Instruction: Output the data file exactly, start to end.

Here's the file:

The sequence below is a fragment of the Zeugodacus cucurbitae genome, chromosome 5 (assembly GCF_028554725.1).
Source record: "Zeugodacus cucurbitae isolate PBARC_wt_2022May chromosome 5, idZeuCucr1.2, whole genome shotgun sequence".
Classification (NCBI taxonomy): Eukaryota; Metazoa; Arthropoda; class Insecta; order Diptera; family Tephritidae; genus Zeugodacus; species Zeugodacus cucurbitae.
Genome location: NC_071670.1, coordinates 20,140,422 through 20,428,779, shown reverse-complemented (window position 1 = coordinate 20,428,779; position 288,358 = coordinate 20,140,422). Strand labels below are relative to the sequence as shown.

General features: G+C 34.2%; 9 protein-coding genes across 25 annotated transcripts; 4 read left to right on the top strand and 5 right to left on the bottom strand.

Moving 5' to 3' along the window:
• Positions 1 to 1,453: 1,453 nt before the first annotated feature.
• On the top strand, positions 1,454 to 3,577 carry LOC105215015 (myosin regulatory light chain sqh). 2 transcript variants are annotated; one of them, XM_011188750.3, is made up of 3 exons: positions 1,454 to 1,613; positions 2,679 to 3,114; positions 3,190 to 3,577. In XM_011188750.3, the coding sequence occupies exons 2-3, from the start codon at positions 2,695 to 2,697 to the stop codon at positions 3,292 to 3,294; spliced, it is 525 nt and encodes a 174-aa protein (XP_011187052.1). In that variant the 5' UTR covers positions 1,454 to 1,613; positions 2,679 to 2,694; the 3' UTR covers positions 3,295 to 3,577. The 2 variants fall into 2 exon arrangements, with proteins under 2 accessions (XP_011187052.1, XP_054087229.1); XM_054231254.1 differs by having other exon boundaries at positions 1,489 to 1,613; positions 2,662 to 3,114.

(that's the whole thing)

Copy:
The sequence below is a fragment of the Zeugodacus cucurbitae genome, chromosome 5 (assembly GCF_028554725.1).
Source record: "Zeugodacus cucurbitae isolate PBARC_wt_2022May chromosome 5, idZeuCucr1.2, whole genome shotgun sequence".
Classification (NCBI taxonomy): Eukaryota; Metazoa; Arthropoda; class Insecta; order Diptera; family Tephritidae; genus Zeugodacus; species Zeugodacus cucurbitae.
Genome location: NC_071670.1, coordinates 20,140,422 through 20,428,779, shown reverse-complemented (window position 1 = coordinate 20,428,779; position 288,358 = coordinate 20,140,422). Strand labels below are relative to the sequence as shown.

General features: G+C 34.2%; 9 protein-coding genes across 25 annotated transcripts; 4 read left to right on the top strand and 5 right to left on the bottom strand.

Moving 5' to 3' along the window:
• Positions 1 to 1,453: 1,453 nt before the first annotated feature.
• On the top strand, positions 1,454 to 3,577 carry LOC105215015 (myosin regulatory light chain sqh). 2 transcript variants are annotated; one of them, XM_011188750.3, is made up of 3 exons: positions 1,454 to 1,613; positions 2,679 to 3,114; positions 3,190 to 3,577. In XM_011188750.3, the coding sequence occupies exons 2-3, from the start codon at positions 2,695 to 2,697 to the stop codon at positions 3,292 to 3,294; spliced, it is 525 nt and encodes a 174-aa protein (XP_011187052.1). In that variant the 5' UTR covers positions 1,454 to 1,613; positions 2,679 to 2,694; the 3' UTR covers positions 3,295 to 3,577. The 2 variants fall into 2 exon arrangements, with proteins under 2 accessions (XP_011187052.1, XP_054087229.1); XM_054231254.1 differs by having other exon boundaries at positions 1,489 to 1,613; positions 2,662 to 3,114.